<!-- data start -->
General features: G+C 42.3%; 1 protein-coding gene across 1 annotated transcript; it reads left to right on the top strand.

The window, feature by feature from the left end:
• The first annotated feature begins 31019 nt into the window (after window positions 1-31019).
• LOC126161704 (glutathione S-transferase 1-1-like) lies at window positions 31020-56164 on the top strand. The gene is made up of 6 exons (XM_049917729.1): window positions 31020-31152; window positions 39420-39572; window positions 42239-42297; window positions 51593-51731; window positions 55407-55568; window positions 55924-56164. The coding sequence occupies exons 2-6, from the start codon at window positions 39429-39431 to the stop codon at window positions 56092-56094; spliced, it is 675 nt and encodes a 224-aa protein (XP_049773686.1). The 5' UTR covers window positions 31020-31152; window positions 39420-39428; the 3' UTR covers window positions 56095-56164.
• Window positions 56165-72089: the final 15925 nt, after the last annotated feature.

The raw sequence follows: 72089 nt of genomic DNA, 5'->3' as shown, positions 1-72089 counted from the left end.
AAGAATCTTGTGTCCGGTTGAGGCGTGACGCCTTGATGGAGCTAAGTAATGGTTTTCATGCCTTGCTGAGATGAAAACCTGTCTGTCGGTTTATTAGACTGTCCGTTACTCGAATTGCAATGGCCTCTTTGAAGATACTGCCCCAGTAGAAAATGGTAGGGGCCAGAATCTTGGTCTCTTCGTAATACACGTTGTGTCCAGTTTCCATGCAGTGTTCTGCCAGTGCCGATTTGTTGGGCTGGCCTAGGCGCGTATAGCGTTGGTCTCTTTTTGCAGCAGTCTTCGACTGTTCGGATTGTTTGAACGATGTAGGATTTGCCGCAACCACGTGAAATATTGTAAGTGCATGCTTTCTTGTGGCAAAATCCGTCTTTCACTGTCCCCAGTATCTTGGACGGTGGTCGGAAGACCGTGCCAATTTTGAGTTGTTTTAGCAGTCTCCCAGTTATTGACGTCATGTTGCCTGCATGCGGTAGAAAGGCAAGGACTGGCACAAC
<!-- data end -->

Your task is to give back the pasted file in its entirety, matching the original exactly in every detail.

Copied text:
General features: G+C 42.3%; 1 protein-coding gene across 1 annotated transcript; it reads left to right on the top strand.

The window, feature by feature from the left end:
• The first annotated feature begins 31019 nt into the window (after window positions 1-31019).
• LOC126161704 (glutathione S-transferase 1-1-like) lies at window positions 31020-56164 on the top strand. The gene is made up of 6 exons (XM_049917729.1): window positions 31020-31152; window positions 39420-39572; window positions 42239-42297; window positions 51593-51731; window positions 55407-55568; window positions 55924-56164. The coding sequence occupies exons 2-6, from the start codon at window positions 39429-39431 to the stop codon at window positions 56092-56094; spliced, it is 675 nt and encodes a 224-aa protein (XP_049773686.1). The 5' UTR covers window positions 31020-31152; window positions 39420-39428; the 3' UTR covers window positions 56095-56164.
• Window positions 56165-72089: the final 15925 nt, after the last annotated feature.

The raw sequence follows: 72089 nt of genomic DNA, 5'->3' as shown, positions 1-72089 counted from the left end.
AAGAATCTTGTGTCCGGTTGAGGCGTGACGCCTTGATGGAGCTAAGTAATGGTTTTCATGCCTTGCTGAGATGAAAACCTGTCTGTCGGTTTATTAGACTGTCCGTTACTCGAATTGCAATGGCCTCTTTGAAGATACTGCCCCAGTAGAAAATGGTAGGGGCCAGAATCTTGGTCTCTTCGTAATACACGTTGTGTCCAGTTTCCATGCAGTGTTCTGCCAGTGCCGATTTGTTGGGCTGGCCTAGGCGCGTATAGCGTTGGTCTCTTTTTGCAGCAGTCTTCGACTGTTCGGATTGTTTGAACGATGTAGGATTTGCCGCAACCACGTGAAATATTGTAAGTGCATGCTTTCTTGTGGCAAAATCCGTCTTTCACTGTCCCCAGTATCTTGGACGGTGGTCGGAAGACCGTGCCAATTTTGAGTTGTTTTAGCAGTCTCCCAGTTATTGACGTCATGTTGCCTGCATGCGGTAGAAAGGCAAGGACTGGCACAAC